Merging Households: The Art Of Negotiation

Cohabitation is at an all-time high. Whether due to the economy, an impending marriage, or just plain, sweet, sweet love, every day couples move in together. In the excitement and confusion of a move, the artful negotiation of what stays and what goes is often overlooked. To some, this is an exercise in cultivating engagement, “Hey Baby, don’t you want to go shopping for furniture every day, all day this weekend?’ For others, merging households is an exercise in passive-aggression, as in, “I will slowly push his recliner to the curb and maybe he won’t notice.” Still to others, this is an exercise in zen-like patience and 12-step acceptance ala, “the first step is admitting we have a problem…”

At the end of the day, regardless of your approach, you are faced with the task of combining two households into one, and regardless of your aesthetic disposition, everyone agrees they want to live in a comfortable space. So, how do we arrive at a happy ‘home’?

When faced with big life changes, one needs a strategy. In the instance of merging households, mine includes detachment. Above all else, I want to engage this process without saying something, or being told something, that can’t be unsaid. So, it’s not personal; it can’t be. Enter the process as partners rather than rivals. Once the ground rules are established both partners need to identify ‘sacred cows.’ If his boyhood decoupaged chest of drawers is too dear to him, accept that it may live somewhere in your house—perhaps in a closet, but still, in your space, nonetheless. On the other hand, if your doll collection creeps him out, accept that it may be relegated to the guest bedroom.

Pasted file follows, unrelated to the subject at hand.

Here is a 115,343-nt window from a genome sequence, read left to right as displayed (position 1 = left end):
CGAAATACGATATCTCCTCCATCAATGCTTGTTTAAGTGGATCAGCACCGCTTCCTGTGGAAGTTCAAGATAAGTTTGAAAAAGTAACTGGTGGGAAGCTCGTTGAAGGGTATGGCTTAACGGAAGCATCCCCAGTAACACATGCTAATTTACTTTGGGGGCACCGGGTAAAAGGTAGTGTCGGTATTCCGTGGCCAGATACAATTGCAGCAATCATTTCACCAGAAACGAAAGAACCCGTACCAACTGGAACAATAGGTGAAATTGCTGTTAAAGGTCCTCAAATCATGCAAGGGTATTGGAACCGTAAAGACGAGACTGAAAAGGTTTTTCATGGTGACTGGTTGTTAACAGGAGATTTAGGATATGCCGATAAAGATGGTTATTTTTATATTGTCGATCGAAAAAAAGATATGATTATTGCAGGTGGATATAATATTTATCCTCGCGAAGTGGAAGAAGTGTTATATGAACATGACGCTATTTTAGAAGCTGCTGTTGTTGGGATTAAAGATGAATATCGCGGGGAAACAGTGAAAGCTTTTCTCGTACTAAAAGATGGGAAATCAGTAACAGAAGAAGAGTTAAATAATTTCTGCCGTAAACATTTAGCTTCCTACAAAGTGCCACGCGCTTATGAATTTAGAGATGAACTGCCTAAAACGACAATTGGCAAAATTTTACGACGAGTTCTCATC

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Next, take inventory. For items that are not on display, a general guideline is to choose quality over aesthetics; the hand mixer that is least likely to burst into flames stays. For items that are seen all the time, you might invert that equation. He may have his parents’ top of the line Drexel Heritage living room suite, but if it’s from the 1970’s and is best suited in a paneled rumpus room under a black light poster, and that’s not the look you’re going for, you might opt to keep, say, your IKEA sofa. Consider in this step that the scale of your furniture counts. If you are moving into your partner’s space, chances are it’s already filled. Keep the editing negotiations going. Do you really need a king-sized bed, two dressers, a lingerie chest and two night tables in a Manhattan apartment? Probably not if you’re a ninety-nine percenter, like, well, ninety-nine percent of us.

Once you’ve identified the keepers, the fun begins. Consider color. You may not be able to change the line of your combined kitchen chairs, but you might be able to change the color, either through fabric slipcovers or paint. Paint is also your friend when dealing with competing wood finishes. In the event you have room for, and will truly use, two couches, you might tie them together with complimentary pillows. You might break up the wood finishes by inserting some metallic occasional tables or upholstered ottoman/coffee tables. Or, consider creating a sense of cohesion with a carefully chosen rug to ground your seating area. What was once mismatched is now eclectic. Go you!

Above all, remember what you are doing: you are building a life with someone else, whom you presumably adore, so take your time and enjoy.

Shannon Signature

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